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The Endby David Larochelle
Synopses & Reviews
"...And they lived happily ever after."
So begins David LaRochelle and Richard Egielski's wacky original fairy tale The End, which traces the courtship and marriage of a handsome knight and a beautiful princess...backwards! Before we reach the beginning, we meet a temperamental giant, a beleaguered cook, a dragon who's scared of bunny rabbits, an oversized tomato, and an impish figure on a flying pig who just might be the cause of all the madness. It's a conventionally perfect and perfectly unconventional take on the fairy tale — guaranteed to convert the Grimmest reader to giggles.
"This reverse fairy tale begins with a wedding, a regal cast of fantasy characters and a parchment-colored banner with the requisite words 'And they all lived happily ever after.' Readers inevitably wonder how this happy ending came to be. Never fear: LaRochelle (The Best Pet of All) and Egielski (Jazper) provide a second banner that heralds, 'They lived happily ever after because...,' leading to a scene of 'the soggy knight' holding hands with the lovestruck princess. But how did the knight get soggy? And why are two giants, eleven rabbits and a scaly green dragon at the door? Subsequent 'because...' pages reveal, in backwards order, the events that led to 'The End.' When readers finally arrive at the title page, wordless endpapers show the lonesome princess in her garden. Readers then can rewind from back to front, to discover the machinations of an elfin cupid and his winged blue pig, who set the mischief in motion. LaRochelle keeps the plot simple, the better to trace the inverted order, and leaves the excitement (the dragon's fiery snort, the giant's temper tantrum, etc.) to the intertwining images. Egielski illustrates in buoyant hues of royal blue, scarlet, daffodil yellow and white, framing each spread with a knobby brown vine motif. He alludes to a deck of cards and to Caldecott's The Queen of Hearts with the diamonds and clubs on the royal wardrobes, and he gives timely visual hints to past and future moments in this nicely realized puzzle. Ages 4-8." Publishers Weekly (Starred Review) (Copyright Reed Business Information, Inc.)
"As fun as it is handsome, this offering will be a hit at storytimes." Booklist
"The reversed narrative, hilarious turn-of-the-page plot twists and bright, comical, precisely drawn art add up to an uncommonly clever outing that invites reading-in either direction." Kirkus Reviews
"And they lived happily ever after." Usually that how a book ends. But it's the start of this topsy-turvy tale, which tumbles along with a princess and her lemonade, a sensitive dragon afraid of bunnies, a runaway tomato, and a mysterious bag of gold. Full color.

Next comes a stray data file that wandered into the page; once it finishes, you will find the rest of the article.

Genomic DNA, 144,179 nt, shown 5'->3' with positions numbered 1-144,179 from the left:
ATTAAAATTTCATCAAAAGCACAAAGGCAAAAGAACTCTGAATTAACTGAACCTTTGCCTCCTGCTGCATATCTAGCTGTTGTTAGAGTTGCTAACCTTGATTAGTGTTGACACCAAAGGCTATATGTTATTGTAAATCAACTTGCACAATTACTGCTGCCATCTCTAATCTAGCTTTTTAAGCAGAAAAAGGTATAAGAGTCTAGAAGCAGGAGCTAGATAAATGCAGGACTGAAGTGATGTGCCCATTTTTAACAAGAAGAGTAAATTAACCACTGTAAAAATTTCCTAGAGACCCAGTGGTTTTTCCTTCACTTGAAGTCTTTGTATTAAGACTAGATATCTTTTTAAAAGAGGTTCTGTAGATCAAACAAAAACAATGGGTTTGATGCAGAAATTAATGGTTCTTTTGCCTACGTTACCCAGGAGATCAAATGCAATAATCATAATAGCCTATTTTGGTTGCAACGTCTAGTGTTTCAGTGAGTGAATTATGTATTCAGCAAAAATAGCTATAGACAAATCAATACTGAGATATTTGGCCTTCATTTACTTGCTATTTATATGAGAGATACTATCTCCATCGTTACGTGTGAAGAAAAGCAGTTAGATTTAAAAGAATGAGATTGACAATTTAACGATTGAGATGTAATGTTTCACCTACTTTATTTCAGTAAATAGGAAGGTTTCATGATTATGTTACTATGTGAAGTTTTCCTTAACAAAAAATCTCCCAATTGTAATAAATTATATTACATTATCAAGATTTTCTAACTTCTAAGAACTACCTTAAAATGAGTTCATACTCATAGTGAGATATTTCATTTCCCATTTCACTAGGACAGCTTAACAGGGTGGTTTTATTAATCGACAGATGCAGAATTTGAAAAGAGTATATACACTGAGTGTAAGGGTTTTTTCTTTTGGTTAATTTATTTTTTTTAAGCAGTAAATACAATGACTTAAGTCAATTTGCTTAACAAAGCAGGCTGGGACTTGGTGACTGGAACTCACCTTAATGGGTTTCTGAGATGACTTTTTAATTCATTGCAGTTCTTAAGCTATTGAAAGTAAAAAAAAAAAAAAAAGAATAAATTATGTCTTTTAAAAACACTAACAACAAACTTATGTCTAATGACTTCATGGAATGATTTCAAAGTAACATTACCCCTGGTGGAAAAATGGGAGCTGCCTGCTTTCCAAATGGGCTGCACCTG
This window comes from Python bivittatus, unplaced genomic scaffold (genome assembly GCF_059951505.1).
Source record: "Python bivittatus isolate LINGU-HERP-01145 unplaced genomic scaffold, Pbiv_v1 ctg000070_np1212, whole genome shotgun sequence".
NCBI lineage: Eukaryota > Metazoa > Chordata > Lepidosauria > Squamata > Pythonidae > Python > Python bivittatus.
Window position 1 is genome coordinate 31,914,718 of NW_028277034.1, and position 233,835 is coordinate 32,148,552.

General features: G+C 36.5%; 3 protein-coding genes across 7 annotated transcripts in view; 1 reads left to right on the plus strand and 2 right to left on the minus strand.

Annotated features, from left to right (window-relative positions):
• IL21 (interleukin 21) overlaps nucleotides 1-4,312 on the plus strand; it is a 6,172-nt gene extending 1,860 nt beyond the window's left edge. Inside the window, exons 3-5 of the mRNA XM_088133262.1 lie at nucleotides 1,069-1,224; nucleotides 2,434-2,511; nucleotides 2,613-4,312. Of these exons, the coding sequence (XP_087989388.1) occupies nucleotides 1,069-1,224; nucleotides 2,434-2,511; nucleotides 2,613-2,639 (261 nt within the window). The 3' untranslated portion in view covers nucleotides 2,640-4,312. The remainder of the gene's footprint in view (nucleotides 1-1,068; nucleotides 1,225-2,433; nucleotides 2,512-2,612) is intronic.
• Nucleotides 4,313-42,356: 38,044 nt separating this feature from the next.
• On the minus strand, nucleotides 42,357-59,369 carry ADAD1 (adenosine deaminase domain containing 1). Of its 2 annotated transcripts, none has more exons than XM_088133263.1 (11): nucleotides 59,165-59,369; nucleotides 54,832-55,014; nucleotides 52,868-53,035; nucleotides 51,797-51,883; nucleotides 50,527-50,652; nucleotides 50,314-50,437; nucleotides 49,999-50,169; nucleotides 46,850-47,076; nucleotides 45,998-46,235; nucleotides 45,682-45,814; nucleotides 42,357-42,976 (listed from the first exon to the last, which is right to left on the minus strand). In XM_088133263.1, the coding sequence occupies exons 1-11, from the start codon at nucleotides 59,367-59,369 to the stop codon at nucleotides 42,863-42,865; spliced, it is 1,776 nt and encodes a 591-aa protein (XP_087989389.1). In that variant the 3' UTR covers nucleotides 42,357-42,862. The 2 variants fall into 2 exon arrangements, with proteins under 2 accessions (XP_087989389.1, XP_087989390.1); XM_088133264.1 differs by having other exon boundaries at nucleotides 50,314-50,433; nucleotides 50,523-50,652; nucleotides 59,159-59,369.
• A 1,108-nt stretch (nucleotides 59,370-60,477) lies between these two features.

About the Author
David LaRochelle, a former elementary school teacher, is the author and illustrator of numerous picture books, including The Best Pet of All, a Children's Book Sense Top Ten selection and one of Child Magazine's Best Books of 2004. His latest book, Absolutely, Positively Not, is his first novel. It is the humorous look at the life of Steven DeNarski, a sixteen-year-old boy who doesn't know whether he will pass his driver's test or if he'll ever understand his parents. But there is one thing Steven knows for sure: He is absolutely, positively NOT gay.
David has also published puzzle books and books of family activities. His work has appeared in Cricket, Spider, and Cicada magazines. He illustrates the nationally syndicated newspaper column, Donna's Day.
When David is not writing, illustrating, or visiting schools as the author/illustrator-in-residence, he enjoys going to theater, entering contests, and orienteering. He also loves to carve pumpkins and his creations have been featured for several years on Good Morning America.
David LaRochelle lives in White Bear Lake, Minnesota.
Richard Egielski received the 1987 Caldecott Medal for HEY, AL, story by Arthur Yorinks, and he has also illustrated texts by Pam Conrad, Margie Palatini, David LaRochelle, and Jonah Winter. The books he has both written and illustrated include BUZ and JAZPER, both named Best Illustrated Children's Books of the year by The New York Times.
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